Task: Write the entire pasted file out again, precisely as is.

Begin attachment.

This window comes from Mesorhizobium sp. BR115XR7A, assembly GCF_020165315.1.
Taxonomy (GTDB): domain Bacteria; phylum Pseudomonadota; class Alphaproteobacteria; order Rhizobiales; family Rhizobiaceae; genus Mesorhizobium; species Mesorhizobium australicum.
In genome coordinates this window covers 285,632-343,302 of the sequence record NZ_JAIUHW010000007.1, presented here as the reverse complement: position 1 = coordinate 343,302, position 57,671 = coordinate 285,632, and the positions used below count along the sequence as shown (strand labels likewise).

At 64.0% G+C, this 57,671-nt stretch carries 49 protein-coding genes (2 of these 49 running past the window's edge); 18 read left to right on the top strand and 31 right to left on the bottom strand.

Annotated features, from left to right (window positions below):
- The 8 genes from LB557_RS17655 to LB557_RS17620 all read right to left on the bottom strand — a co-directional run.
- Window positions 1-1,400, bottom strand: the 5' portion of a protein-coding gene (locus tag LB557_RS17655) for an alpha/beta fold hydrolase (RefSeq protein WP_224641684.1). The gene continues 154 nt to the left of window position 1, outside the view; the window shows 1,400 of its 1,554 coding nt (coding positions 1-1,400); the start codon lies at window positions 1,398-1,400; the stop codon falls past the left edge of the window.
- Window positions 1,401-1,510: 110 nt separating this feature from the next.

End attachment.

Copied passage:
This window comes from Mesorhizobium sp. BR115XR7A, assembly GCF_020165315.1.
Taxonomy (GTDB): domain Bacteria; phylum Pseudomonadota; class Alphaproteobacteria; order Rhizobiales; family Rhizobiaceae; genus Mesorhizobium; species Mesorhizobium australicum.
In genome coordinates this window covers 285,632-343,302 of the sequence record NZ_JAIUHW010000007.1, presented here as the reverse complement: position 1 = coordinate 343,302, position 57,671 = coordinate 285,632, and the positions used below count along the sequence as shown (strand labels likewise).

At 64.0% G+C, this 57,671-nt stretch carries 49 protein-coding genes (2 of these 49 running past the window's edge); 18 read left to right on the top strand and 31 right to left on the bottom strand.

Annotated features, from left to right (window positions below):
- The 8 genes from LB557_RS17655 to LB557_RS17620 all read right to left on the bottom strand — a co-directional run.
- Window positions 1-1,400, bottom strand: the 5' portion of a protein-coding gene (locus tag LB557_RS17655) for an alpha/beta fold hydrolase (RefSeq protein WP_224641684.1). The gene continues 154 nt to the left of window position 1, outside the view; the window shows 1,400 of its 1,554 coding nt (coding positions 1-1,400); the start codon lies at window positions 1,398-1,400; the stop codon falls past the left edge of the window.
- Window positions 1,401-1,510: 110 nt separating this feature from the next.